California just logged its warmest winter in history by the widest margin in history. December 2014 through February 2015 hosted average temperatures soaring 5.9°F above the long-term mean. This record increase topped the previous record gain by 1.5°F.
The state’s last record warm winter was … all the way back in 2014. Before this year, December 2013–February 2014 was the warmest winter in California history by 4.4°F above average (a 0.8°F increase over the previous record, which was, until this year, the highest record increase).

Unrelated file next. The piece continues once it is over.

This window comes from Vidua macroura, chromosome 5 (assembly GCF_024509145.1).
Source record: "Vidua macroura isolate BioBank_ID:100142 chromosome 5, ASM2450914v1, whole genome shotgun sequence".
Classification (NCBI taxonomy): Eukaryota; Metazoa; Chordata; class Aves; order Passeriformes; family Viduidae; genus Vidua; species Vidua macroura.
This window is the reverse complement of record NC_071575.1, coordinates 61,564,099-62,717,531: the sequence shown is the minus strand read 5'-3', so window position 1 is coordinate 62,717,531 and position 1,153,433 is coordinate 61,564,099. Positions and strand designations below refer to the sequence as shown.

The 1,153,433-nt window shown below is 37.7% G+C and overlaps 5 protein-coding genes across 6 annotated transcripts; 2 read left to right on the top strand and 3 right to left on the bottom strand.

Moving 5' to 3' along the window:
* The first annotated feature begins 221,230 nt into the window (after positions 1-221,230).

What about Lee Vining? We are still compiling the data, but it’s probable that Lee Vining tracked with the rest of the state. In February 2015 alone, 26 of 28 days brought well-above average temperatures to the town, typically reaching 6–24 degrees above average. For several consecutive days in February temperatures hovered at 67°F (a record high for February). Such extreme winter warmth rapidly melts snowpack while accelerating soil moisture loss in snowless terrain.
And what about the Sierra Nevada snowpack? Statewide it’s currently the lowest in history, sitting at 17% of average for April 1.